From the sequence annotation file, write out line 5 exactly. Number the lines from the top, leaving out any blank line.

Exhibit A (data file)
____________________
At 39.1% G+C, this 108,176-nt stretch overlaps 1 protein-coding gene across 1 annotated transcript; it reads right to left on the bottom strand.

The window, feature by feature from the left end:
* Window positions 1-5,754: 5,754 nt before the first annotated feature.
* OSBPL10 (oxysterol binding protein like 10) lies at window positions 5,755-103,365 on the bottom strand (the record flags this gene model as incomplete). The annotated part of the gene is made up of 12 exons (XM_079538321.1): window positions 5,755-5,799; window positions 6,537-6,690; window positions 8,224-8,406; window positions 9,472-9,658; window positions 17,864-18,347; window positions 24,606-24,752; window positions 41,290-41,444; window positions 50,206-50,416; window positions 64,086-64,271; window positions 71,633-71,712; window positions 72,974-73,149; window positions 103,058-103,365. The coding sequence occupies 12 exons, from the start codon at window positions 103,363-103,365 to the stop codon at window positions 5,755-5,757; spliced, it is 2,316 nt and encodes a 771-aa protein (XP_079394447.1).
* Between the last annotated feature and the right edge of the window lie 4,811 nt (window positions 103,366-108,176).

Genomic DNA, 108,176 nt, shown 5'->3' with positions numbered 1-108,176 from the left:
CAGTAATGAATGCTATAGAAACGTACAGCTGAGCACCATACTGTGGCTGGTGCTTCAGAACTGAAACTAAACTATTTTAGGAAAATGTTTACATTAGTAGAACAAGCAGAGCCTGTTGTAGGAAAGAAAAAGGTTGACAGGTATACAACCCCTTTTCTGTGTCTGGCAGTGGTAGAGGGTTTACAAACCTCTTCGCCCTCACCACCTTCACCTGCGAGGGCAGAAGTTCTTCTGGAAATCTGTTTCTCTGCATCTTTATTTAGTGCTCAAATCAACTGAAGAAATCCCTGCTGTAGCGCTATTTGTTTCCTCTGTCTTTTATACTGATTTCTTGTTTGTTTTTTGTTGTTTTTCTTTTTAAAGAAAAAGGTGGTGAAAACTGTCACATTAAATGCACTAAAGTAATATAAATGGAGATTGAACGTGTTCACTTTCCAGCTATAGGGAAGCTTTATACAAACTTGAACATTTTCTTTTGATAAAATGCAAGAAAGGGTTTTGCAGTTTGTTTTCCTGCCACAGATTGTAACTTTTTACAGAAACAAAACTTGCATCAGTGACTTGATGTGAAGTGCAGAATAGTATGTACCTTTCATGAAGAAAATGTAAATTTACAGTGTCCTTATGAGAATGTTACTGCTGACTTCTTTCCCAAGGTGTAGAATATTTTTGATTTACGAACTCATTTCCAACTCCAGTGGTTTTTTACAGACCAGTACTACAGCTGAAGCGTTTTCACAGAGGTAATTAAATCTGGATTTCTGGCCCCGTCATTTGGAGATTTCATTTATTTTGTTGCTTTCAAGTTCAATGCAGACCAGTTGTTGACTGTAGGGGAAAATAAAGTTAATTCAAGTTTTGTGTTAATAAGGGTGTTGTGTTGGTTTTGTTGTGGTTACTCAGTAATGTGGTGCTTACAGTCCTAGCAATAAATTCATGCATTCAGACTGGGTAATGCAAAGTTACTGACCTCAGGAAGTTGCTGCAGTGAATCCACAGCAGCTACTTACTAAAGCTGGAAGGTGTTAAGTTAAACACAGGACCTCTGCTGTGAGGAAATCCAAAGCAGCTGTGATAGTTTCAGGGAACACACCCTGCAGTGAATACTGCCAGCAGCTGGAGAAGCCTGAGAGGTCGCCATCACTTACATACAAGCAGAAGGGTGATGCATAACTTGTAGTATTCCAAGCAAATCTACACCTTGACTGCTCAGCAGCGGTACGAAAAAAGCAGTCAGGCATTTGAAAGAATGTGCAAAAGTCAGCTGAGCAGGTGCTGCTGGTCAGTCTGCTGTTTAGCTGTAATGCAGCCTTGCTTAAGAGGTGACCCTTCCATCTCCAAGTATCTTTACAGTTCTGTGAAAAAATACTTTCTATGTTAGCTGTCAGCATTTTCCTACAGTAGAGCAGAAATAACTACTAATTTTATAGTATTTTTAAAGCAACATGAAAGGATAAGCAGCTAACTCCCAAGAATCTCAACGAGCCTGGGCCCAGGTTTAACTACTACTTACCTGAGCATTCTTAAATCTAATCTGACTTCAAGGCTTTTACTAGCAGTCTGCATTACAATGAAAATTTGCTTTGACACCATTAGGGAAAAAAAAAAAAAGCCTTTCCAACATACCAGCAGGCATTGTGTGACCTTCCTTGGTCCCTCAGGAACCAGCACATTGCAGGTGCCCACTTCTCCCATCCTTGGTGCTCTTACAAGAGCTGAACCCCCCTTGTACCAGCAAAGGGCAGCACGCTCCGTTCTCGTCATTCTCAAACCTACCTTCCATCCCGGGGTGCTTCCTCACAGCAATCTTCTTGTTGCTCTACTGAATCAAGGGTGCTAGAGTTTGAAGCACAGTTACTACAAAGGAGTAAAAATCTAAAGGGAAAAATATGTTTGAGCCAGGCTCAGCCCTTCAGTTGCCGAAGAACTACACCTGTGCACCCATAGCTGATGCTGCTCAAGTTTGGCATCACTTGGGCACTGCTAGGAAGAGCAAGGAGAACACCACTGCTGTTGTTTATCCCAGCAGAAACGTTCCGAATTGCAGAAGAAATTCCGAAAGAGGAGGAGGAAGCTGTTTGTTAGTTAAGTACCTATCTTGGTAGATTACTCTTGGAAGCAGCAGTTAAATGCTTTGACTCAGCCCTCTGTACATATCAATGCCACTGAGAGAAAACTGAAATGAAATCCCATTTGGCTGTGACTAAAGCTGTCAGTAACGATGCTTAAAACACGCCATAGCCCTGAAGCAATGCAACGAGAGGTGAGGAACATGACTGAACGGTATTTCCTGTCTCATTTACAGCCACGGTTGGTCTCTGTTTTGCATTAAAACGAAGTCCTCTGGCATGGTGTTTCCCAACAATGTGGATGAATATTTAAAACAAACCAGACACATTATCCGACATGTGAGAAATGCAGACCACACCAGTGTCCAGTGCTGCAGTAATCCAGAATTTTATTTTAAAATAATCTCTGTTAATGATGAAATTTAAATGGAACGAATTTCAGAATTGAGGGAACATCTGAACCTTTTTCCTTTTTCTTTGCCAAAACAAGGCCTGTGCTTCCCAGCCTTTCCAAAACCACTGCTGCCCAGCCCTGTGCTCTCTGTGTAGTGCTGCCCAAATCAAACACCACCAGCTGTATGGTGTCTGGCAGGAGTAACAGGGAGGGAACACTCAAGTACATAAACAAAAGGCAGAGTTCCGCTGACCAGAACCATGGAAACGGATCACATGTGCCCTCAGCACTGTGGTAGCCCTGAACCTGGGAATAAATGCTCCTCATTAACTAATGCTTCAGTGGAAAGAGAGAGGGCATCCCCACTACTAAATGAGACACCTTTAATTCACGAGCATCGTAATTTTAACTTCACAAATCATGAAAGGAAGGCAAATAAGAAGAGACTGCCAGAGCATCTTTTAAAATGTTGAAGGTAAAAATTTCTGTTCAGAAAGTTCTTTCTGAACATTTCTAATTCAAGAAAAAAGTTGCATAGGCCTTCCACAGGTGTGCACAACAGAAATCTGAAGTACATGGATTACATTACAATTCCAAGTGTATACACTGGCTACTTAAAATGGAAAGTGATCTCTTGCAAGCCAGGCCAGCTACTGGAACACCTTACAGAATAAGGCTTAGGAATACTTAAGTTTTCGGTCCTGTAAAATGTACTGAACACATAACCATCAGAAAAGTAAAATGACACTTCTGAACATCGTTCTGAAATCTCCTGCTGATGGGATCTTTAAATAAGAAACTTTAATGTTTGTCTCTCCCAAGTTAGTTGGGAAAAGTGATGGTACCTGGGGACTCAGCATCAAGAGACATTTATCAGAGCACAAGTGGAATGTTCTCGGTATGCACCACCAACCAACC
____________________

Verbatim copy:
* Between the last annotated feature and the right edge of the window lie 4,811 nt (window positions 103,366-108,176).